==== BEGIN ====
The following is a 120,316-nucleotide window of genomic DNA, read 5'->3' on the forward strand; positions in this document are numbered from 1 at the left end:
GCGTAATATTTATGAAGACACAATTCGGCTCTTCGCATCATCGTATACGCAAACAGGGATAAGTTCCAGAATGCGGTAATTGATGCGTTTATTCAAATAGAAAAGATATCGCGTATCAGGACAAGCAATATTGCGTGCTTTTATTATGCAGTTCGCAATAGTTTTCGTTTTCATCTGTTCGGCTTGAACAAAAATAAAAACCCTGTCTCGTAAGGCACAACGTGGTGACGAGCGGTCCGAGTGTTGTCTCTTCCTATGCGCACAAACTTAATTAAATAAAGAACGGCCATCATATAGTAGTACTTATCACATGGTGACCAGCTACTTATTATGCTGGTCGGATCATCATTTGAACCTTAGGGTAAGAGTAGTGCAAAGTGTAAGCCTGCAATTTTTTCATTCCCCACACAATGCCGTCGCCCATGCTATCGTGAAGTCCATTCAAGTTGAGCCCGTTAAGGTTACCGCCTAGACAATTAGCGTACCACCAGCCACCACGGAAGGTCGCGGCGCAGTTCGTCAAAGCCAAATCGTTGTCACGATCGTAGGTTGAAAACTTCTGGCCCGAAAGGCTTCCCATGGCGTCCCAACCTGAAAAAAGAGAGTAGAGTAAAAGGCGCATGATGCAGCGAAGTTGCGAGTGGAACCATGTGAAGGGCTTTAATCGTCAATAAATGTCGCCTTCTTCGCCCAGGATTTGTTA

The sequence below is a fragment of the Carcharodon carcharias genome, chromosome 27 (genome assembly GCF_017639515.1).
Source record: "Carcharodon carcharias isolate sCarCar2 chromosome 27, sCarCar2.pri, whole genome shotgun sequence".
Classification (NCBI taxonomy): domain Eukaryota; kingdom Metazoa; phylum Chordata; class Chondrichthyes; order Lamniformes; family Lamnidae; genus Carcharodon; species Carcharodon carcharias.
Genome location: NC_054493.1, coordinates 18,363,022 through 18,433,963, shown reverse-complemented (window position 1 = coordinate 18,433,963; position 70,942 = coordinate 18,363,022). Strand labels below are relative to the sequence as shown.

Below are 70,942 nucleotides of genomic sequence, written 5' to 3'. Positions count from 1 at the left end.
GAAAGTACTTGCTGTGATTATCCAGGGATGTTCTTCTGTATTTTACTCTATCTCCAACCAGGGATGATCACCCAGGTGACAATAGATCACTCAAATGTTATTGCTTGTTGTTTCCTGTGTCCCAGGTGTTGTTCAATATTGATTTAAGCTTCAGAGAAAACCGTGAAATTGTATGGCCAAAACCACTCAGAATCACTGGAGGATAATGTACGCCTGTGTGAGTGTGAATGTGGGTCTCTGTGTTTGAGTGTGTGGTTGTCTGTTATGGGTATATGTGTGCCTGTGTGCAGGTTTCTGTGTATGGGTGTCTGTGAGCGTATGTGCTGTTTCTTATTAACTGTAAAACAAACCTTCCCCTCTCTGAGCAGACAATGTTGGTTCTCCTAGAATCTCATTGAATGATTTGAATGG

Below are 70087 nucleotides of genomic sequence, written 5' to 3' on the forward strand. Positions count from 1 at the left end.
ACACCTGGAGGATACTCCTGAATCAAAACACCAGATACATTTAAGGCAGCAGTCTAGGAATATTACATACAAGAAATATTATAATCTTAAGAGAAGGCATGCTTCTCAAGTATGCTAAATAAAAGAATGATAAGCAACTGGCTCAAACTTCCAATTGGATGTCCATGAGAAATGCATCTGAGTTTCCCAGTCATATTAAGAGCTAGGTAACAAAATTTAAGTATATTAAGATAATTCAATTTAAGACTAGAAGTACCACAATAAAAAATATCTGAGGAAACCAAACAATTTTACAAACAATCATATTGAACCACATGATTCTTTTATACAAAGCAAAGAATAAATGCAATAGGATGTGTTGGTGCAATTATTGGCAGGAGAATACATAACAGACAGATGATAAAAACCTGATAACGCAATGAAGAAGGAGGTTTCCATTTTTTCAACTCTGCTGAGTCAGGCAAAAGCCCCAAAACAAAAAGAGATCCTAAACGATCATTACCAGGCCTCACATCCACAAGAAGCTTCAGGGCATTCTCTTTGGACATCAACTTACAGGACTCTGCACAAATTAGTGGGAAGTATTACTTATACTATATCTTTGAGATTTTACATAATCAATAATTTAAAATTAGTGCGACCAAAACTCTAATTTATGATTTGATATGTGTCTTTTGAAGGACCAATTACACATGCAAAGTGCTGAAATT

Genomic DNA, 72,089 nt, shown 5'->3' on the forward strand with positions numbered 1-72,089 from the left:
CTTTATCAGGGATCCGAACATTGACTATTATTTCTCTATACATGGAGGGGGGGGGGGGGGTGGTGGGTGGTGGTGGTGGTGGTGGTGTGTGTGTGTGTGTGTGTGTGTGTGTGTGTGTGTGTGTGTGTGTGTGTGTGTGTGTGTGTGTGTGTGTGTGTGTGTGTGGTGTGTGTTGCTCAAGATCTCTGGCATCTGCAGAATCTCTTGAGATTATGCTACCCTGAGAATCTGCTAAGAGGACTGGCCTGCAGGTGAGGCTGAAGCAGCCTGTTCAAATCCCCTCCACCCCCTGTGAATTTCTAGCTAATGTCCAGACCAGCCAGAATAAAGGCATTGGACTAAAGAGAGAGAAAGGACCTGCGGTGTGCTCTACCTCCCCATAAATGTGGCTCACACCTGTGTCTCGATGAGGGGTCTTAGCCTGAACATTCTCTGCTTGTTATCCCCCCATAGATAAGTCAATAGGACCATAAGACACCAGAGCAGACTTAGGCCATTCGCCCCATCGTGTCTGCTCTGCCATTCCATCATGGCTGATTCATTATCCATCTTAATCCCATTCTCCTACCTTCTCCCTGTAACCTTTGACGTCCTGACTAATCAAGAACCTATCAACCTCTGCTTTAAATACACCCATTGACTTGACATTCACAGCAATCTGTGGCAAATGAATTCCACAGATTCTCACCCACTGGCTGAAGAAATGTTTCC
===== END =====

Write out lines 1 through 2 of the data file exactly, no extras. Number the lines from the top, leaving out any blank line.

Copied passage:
The following is a 120,316-nucleotide window of genomic DNA, read 5'->3' on the forward strand; positions in this document are numbered from 1 at the left end:
GCGTAATATTTATGAAGACACAATTCGGCTCTTCGCATCATCGTATACGCAAACAGGGATAAGTTCCAGAATGCGGTAATTGATGCGTTTATTCAAATAGAAAAGATATCGCGTATCAGGACAAGCAATATTGCGTGCTTTTATTATGCAGTTCGCAATAGTTTTCGTTTTCATCTGTTCGGCTTGAACAAAAATAAAAACCCTGTCTCGTAAGGCACAACGTGGTGACGAGCGGTCCGAGTGTTGTCTCTTCCTATGCGCACAAACTTAATTAAATAAAGAACGGCCATCATATAGTAGTACTTATCACATGGTGACCAGCTACTTATTATGCTGGTCGGATCATCATTTGAACCTTAGGGTAAGAGTAGTGCAAAGTGTAAGCCTGCAATTTTTTCATTCCCCACACAATGCCGTCGCCCATGCTATCGTGAAGTCCATTCAAGTTGAGCCCGTTAAGGTTACCGCCTAGACAATTAGCGTACCACCAGCCACCACGGAAGGTCGCGGCGCAGTTCGTCAAAGCCAAATCGTTGTCACGATCGTAGGTTGAAAACTTCTGGCCCGAAAGGCTTCCCATGGCGTCCCAACCTGAAAAAAGAGAGTAGAGTAAAAGGCGCATGATGCAGCGAAGTTGCGAGTGGAACCATGTGAAGGGCTTTAATCGTCAATAAATGTCGCCTTCTTCGCCCAGGATTTGTTA